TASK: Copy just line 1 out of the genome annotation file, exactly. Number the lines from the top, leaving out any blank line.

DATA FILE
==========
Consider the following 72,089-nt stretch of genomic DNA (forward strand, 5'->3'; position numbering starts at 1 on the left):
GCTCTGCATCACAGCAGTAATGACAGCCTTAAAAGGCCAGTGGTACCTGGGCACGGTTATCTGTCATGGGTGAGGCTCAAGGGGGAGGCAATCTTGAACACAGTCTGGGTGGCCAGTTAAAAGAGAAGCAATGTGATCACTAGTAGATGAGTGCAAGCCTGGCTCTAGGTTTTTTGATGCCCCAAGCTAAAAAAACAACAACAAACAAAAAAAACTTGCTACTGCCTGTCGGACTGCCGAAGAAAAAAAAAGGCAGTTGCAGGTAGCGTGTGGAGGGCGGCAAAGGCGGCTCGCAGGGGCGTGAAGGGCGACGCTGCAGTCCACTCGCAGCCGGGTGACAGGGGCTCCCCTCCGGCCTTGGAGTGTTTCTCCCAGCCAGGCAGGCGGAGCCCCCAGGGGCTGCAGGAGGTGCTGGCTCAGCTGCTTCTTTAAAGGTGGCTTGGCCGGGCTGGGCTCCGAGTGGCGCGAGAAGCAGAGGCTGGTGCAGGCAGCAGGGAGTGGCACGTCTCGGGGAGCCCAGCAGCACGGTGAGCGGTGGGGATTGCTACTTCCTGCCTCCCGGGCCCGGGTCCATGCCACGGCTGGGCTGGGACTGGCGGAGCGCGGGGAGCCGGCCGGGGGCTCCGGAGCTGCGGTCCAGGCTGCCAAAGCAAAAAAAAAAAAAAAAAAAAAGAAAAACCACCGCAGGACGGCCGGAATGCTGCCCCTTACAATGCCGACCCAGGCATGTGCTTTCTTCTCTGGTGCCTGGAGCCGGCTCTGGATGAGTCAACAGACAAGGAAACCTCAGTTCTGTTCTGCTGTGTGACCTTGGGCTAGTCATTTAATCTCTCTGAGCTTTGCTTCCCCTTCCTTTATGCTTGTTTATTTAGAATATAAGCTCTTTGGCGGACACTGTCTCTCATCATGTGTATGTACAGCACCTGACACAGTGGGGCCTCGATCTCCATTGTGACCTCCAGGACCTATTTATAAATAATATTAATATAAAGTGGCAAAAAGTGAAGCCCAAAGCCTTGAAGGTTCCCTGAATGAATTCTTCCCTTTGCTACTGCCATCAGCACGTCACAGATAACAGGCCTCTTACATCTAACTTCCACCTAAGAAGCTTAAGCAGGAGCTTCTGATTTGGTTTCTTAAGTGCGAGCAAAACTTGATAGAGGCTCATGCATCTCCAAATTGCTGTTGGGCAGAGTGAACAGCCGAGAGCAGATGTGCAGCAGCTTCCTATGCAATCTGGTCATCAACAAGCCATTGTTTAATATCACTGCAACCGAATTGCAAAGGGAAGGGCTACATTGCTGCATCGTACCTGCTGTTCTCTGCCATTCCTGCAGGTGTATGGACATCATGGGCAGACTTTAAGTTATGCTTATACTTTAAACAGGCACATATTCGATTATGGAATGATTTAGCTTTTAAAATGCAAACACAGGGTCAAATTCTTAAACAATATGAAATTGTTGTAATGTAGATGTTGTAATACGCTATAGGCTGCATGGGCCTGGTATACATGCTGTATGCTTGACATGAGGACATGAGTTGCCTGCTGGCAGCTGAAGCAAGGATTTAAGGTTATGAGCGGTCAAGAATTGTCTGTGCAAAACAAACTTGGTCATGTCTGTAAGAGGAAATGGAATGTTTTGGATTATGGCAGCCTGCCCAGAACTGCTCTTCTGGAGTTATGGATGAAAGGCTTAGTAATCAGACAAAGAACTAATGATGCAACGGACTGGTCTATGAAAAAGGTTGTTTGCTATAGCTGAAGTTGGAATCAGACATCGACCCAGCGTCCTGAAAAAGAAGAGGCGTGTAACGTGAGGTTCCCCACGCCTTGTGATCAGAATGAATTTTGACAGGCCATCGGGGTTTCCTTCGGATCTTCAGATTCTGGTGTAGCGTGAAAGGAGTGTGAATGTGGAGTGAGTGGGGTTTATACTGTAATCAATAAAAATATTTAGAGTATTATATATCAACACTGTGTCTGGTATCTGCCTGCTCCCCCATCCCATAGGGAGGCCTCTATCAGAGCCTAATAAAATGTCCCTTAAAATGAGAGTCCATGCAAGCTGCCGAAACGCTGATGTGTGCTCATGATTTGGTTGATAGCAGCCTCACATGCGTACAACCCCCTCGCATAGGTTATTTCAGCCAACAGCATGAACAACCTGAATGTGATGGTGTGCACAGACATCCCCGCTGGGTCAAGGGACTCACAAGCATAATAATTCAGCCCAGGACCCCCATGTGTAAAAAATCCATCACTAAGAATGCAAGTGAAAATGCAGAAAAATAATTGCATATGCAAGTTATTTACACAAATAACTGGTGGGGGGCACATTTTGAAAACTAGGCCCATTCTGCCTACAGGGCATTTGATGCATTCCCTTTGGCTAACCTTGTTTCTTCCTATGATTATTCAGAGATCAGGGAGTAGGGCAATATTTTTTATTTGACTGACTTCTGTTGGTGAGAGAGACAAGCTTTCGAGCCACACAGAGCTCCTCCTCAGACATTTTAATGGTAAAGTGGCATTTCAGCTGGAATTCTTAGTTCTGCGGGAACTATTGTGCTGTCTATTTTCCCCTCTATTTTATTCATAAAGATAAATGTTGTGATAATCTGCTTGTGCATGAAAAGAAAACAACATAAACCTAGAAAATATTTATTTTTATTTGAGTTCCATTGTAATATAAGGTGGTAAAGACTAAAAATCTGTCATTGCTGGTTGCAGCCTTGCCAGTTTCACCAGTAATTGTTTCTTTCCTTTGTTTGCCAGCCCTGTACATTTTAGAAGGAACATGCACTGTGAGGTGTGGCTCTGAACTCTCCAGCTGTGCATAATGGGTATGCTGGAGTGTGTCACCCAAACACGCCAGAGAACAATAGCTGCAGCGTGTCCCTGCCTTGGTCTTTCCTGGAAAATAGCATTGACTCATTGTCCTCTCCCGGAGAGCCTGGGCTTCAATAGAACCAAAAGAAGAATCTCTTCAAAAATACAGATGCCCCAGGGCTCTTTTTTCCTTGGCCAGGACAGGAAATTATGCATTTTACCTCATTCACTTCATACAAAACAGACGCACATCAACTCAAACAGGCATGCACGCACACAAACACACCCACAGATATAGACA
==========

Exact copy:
Consider the following 72,089-nt stretch of genomic DNA (forward strand, 5'->3'; position numbering starts at 1 on the left):